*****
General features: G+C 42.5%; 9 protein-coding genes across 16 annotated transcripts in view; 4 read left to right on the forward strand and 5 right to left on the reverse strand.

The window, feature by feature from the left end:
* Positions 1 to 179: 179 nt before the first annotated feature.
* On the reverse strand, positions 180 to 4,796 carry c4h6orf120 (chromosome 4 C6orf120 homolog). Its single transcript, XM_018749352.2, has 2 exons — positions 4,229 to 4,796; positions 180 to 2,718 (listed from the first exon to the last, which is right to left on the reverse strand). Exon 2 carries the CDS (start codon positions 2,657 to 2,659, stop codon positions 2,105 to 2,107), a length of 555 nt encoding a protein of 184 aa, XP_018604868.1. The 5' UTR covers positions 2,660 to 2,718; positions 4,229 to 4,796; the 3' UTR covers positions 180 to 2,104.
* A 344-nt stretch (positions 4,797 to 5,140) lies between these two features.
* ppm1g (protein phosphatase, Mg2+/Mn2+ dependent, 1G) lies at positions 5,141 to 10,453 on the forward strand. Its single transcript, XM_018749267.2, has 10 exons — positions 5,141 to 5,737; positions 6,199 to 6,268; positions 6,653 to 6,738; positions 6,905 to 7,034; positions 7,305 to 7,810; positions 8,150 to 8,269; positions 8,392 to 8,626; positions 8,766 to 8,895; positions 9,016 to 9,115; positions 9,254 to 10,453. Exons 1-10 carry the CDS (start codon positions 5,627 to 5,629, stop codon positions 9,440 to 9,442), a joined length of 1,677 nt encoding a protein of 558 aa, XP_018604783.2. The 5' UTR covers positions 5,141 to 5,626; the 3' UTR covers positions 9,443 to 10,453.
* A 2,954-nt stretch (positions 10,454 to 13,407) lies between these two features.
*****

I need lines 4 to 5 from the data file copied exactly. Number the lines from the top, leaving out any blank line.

* On the reverse strand, positions 180 to 4,796 carry c4h6orf120 (chromosome 4 C6orf120 homolog). Its single transcript, XM_018749352.2, has 2 exons — positions 4,229 to 4,796; positions 180 to 2,718 (listed from the first exon to the last, which is right to left on the reverse strand). Exon 2 carries the CDS (start codon positions 2,657 to 2,659, stop codon positions 2,105 to 2,107), a length of 555 nt encoding a protein of 184 aa, XP_018604868.1. The 5' UTR covers positions 2,660 to 2,718; positions 4,229 to 4,796; the 3' UTR covers positions 180 to 2,104.
* A 344-nt stretch (positions 4,797 to 5,140) lies between these two features.